Govt accused of Patent Bills 'betrayal'

The Open Source Society has accused the Government of "betrayal" after Commerce Minister Craig Foss announced a "minor amendment" to the Patents Bills, clarifying the status of computer software.

Foss said the effect of the change was that while computer programs would not be an invention for the purposes of the bill, patents could be granted for inventions that included computer programs.

A clause stipulating that "a computer program is not an invention for the purposes of this act" will be qualified by another that prevents anything from being an invention for the purposes of the act "only to the extent that a patent or an application relates to a computer program as such".

The New Zealand Open Source Society reacted angrily to the bill's new wording in a blog post. "With the removal of the explicit software patent exclusion, and the addition of two tiny words, 'as such', Foss has more or less thrown Kiwi software developers under a bus," it said.

The minister might believe he had struck a "clever compromise", but the clarification represented "a legal loophole the size of a bus", it said.

Matt Adams, a patent expert with law firm AJ Park, whose clients include Microsoft, said Foss had provided a "sanity check" on the original legislation.

Former Commerce Minister Simon Power delighted the open-source software movement and angered large corporates such as Microsoft in 2010 when he first agreed to include a clause in the bill, recommended by a select committee, stipulating that software was not a patentable invention.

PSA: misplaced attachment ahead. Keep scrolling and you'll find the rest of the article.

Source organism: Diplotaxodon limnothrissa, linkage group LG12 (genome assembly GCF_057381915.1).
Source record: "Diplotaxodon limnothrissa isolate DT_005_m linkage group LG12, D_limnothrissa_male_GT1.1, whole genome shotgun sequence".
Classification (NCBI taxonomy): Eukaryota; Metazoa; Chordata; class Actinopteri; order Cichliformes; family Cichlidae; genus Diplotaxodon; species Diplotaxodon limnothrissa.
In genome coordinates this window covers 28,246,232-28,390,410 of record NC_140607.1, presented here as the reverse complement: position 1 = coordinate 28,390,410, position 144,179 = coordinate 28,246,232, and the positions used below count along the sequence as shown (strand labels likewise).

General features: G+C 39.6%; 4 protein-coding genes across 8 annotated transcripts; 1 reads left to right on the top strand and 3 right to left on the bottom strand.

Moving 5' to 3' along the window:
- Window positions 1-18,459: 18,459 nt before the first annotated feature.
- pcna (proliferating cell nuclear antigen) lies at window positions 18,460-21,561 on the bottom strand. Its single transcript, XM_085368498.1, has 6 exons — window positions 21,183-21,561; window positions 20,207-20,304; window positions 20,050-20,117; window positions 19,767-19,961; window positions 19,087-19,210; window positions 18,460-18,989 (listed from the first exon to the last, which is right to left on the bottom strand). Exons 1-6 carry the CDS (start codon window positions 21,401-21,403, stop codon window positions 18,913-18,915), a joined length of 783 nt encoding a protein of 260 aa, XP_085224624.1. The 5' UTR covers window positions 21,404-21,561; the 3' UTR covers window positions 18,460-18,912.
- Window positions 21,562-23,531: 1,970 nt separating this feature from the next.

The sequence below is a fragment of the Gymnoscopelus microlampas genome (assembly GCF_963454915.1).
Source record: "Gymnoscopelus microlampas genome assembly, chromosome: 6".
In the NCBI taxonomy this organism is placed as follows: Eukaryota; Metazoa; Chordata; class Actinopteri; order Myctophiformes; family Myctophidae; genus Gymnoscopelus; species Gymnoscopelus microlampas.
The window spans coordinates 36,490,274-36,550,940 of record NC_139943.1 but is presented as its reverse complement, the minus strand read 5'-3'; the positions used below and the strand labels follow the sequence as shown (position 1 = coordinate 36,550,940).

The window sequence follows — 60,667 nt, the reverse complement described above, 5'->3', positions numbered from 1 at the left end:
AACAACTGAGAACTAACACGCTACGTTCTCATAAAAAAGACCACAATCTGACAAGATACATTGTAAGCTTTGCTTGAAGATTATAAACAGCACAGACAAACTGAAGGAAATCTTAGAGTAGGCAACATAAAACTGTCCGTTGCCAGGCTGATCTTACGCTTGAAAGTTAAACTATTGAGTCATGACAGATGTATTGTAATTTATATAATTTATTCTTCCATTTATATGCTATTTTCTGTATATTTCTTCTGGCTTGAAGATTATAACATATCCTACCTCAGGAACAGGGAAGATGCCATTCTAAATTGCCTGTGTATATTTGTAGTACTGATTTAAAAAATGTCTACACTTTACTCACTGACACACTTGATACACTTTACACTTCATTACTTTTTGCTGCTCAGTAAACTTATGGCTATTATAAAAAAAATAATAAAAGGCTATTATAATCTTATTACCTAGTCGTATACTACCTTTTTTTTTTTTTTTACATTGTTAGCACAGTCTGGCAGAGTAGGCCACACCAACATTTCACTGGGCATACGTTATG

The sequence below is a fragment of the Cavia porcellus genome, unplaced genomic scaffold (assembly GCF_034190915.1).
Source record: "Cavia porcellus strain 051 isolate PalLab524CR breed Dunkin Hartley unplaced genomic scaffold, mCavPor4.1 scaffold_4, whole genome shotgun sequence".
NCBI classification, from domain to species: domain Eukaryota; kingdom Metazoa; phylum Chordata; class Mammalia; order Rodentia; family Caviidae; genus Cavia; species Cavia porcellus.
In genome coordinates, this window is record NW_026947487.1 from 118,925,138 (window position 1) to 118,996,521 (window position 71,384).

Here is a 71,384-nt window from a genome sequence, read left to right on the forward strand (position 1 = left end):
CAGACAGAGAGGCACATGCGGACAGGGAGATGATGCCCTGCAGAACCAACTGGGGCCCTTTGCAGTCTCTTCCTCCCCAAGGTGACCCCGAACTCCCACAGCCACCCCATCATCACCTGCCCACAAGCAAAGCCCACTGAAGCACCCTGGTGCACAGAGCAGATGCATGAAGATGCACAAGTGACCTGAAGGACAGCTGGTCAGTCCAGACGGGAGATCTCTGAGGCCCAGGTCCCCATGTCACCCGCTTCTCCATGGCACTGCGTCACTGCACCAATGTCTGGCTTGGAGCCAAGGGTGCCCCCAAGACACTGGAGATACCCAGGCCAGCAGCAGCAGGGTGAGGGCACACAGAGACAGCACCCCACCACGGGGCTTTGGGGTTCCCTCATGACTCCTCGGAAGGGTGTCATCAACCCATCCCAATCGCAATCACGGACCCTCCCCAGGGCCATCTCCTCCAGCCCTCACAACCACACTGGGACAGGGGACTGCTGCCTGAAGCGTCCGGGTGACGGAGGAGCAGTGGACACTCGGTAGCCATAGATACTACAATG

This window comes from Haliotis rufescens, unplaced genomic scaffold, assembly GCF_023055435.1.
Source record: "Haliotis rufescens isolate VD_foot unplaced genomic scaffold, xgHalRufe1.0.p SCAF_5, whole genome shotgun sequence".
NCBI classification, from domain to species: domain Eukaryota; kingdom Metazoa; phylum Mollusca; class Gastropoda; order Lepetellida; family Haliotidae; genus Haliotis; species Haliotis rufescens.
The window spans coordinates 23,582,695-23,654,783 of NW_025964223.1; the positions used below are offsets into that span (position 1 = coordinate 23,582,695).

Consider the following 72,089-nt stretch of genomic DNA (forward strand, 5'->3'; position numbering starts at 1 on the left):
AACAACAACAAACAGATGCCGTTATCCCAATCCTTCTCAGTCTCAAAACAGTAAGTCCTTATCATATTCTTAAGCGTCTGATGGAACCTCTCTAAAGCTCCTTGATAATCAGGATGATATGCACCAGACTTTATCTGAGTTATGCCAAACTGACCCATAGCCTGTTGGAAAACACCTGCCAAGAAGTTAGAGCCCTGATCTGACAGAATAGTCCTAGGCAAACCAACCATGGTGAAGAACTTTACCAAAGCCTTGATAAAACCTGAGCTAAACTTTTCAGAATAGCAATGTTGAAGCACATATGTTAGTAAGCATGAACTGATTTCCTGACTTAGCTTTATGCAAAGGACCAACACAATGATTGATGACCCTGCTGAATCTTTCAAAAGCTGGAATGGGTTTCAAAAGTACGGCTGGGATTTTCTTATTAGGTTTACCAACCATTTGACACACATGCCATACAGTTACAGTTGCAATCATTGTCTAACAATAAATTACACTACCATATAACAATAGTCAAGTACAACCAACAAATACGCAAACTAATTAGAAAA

However, the bill has been awaiting its second reading for more than two years and fears of a backtrack grew after the Office of the United States Trade Representative (USTR) took aim at the law change in its last annual report on "foreign trade barriers" in April. The USTR said the clause excluding software from patent-ability "departed from patent eligibility standards in other developed economies".

The Government is also understood to have been concerned by the possible impact of a blanket exclusion on businesses such as Fisher & Paykel Appliances many of whose innovations rely on embedded software loaded into microchips in its whiteware products.

The abolition of software patents has become something of a "cause celebre" for large tracks of the information technology industry because of concerns they have primarily been used by big businesses and "patent trolls" to claim ownership over obvious business processes and as a "nuisance factor" to stymie innovation. The Government's original stance had been seen as a significant development internationally.

Foss said the change would ensure inventions that made use of embedded computer programs would be patentable. "The bill will continue to protect genuine innovations and encourage Kiwi businesses to export and grow," he said.

The Dominion Post